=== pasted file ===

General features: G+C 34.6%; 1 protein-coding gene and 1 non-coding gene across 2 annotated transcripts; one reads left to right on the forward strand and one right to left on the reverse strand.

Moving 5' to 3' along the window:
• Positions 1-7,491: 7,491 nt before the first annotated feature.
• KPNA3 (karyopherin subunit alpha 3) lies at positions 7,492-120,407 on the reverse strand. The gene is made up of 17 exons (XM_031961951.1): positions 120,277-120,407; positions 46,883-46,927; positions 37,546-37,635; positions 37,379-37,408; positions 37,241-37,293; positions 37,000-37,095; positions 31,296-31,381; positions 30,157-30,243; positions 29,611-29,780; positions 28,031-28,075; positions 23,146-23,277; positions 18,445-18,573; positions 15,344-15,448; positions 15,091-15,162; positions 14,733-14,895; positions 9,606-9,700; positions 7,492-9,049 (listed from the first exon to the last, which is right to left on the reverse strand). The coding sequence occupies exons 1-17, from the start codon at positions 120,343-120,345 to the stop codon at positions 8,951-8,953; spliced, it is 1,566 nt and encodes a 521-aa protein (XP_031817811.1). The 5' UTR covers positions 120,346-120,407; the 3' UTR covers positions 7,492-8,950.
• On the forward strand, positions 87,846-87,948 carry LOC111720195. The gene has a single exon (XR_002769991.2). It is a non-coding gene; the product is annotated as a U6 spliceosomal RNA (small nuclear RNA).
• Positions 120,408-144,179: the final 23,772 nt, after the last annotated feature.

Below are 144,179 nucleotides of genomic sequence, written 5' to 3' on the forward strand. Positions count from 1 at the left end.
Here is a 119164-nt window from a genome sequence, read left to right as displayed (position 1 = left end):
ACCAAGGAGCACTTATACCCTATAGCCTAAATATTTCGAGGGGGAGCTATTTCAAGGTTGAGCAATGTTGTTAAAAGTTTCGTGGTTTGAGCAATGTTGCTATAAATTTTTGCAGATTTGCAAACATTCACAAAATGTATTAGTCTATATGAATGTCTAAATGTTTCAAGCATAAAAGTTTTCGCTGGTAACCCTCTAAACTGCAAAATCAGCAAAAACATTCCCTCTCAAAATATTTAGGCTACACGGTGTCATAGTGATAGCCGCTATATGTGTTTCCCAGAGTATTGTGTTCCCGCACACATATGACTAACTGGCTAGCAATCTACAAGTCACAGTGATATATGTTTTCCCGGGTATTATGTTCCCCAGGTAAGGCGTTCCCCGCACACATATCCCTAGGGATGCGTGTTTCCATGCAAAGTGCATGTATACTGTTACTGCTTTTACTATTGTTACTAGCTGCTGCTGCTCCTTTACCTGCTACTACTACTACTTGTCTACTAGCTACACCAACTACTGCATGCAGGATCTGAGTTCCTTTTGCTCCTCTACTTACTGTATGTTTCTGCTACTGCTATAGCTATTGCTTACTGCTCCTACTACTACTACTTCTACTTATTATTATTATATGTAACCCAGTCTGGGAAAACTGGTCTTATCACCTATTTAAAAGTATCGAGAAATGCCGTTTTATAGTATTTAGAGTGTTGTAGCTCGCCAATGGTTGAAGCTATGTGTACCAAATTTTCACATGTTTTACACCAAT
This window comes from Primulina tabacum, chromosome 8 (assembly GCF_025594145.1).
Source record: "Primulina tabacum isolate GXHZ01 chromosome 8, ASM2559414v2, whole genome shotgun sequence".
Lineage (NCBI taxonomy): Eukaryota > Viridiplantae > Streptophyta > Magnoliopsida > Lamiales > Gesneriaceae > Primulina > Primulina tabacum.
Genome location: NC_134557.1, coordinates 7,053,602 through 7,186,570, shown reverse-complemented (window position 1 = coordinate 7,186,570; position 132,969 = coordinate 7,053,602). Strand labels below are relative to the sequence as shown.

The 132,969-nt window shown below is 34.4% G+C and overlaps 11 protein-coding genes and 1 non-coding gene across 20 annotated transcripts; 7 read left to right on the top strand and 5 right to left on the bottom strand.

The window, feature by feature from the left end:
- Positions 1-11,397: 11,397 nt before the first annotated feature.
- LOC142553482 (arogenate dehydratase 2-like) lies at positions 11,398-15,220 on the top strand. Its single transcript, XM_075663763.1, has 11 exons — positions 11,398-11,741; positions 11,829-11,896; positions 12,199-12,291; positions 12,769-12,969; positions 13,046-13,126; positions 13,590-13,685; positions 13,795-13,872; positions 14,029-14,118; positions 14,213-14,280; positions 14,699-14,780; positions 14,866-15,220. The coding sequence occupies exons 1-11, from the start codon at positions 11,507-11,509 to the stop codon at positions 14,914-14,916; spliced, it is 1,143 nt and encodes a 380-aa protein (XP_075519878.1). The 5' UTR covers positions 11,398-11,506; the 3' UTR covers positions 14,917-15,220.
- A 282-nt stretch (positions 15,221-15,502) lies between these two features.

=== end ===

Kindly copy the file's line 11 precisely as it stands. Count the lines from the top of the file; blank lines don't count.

Source record: "Primulina tabacum isolate GXHZ01 chromosome 8, ASM2559414v2, whole genome shotgun sequence".